It was an embarrassing moment, but he learned a valuable lesson: Listen to the naysayers. Most stocks have one or two, if not more, analysts who have a negative rating on a company. Pay attention to what they have to say and see if anything stands out. Going negative isn't easy, he said, and many are going out on a limb to say what they really think.
"Why are they so negative on the stock?" he asked. "Is there something there that you should have considered? In every market, there's a buy and a sell — you don't want to only look at positive information to back up a thesis."
When you're looking into a company, check into the CEO's past. If they've made big mistakes in previous jobs, then it's possible that they'll make mistakes again.
Take Gaston Bastiaens, the CEO of Lernout & Hauspie, a speech-recognition technology company. The company went bankrupt in 2001 because of a major fraud, and he was eventually sentenced to three years in prison.
If people looked into his history, they may not have been surprised by what occurred, said Teitelbaum. In 1992 he joined Apple as a vice president to help launch the Apple Newton PDA, a predecessor to the iPad. The launch was a failure, said Teitelbaum.
In 1995 Bastiaens was hired as CEO of computer software company Quarterdeck, where he went on an acquisition spree that ended up hurting the company. He left the business a year later and joined Lernout.
"The companies that he had run ended up being disasters," said Teitelbaum, adding, "You have to ask yourself, How is this guy running a company? There's a saying about history: '[History] doesn't repeat itself, but it rhymes.'"
It can be harder to catch a fraud if the company is rapidly acquiring companies, added Teitelbaum. It's much easier for executives to hide a lack of organic growth when a business is growing rapidly through M&A, he explained.
Of course, not all acquirers are hiding something, but these operations do require some additional due diligence, said Beth Hamilton-Keen, the CFA Institute's chair of the Board of Governors.
Pay close attention to leverage, she said, noting that many acquirers, including Valeant, have taken on a lot of debt to finance all of their buys. As purchases get more and more expensive, it can get harder for the company to "digest" that debt. As a result, these companies need to generate higher and higher returns on these acquisitions.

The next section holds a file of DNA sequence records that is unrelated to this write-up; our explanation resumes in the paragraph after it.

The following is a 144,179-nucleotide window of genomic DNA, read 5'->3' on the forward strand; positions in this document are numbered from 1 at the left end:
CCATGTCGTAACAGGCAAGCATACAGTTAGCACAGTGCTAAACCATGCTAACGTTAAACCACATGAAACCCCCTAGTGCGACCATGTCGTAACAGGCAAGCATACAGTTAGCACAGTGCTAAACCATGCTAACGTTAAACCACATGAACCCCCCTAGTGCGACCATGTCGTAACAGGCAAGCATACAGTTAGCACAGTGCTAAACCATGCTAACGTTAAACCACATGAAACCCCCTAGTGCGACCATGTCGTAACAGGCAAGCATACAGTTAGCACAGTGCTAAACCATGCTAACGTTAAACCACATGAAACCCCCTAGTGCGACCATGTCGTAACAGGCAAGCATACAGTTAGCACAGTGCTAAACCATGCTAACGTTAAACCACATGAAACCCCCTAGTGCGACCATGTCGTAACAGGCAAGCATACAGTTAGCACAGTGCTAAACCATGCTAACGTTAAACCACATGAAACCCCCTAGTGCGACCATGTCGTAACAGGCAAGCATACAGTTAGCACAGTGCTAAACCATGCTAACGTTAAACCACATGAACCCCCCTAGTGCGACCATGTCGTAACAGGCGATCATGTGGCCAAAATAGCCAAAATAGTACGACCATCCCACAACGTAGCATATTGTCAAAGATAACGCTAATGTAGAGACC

In many cases, these rapid acquirers have accounting reserves, which a company can set up when it buys another business in order to pay for costs, such as business integrations and layoffs. It's legal to do, but most people don't track them, said Teitelbaum. As more accounting reserves are set up, "they become more and more difficult to keep track of and can be used to bolster earnings when needed," he added.
It's important to read every part of a company's quarterly report, but especially the footnotes, said Teitelbaum. Many companies bury bad news, such as special charges, nonrecurring items or an acquisition gone wrong, in the fine print.
He remembers when AOL once buried in its footnotes that it had to buy back a stake in AOL Europe for a "phenomenal amount." The analysts didn't catch it, he said, "but there it was, and it was meaningful information."
Ultimately, it's hard to catch bad companies doing bad things, but when it comes down to it, read as much as you can about a company and trust no one, advised Modesto. When he buys companies, he makes sure to put in the work himself.
"It's your money, and the buck stops with you," he said. "Do your research, and make sure you are comfortable with the company. Use analysts and all other information sources, but don't defer any responsibility onto another person. It's a tough lesson, but it's one I've learned."
— By Bryan Borzykowski, special to CNBC.com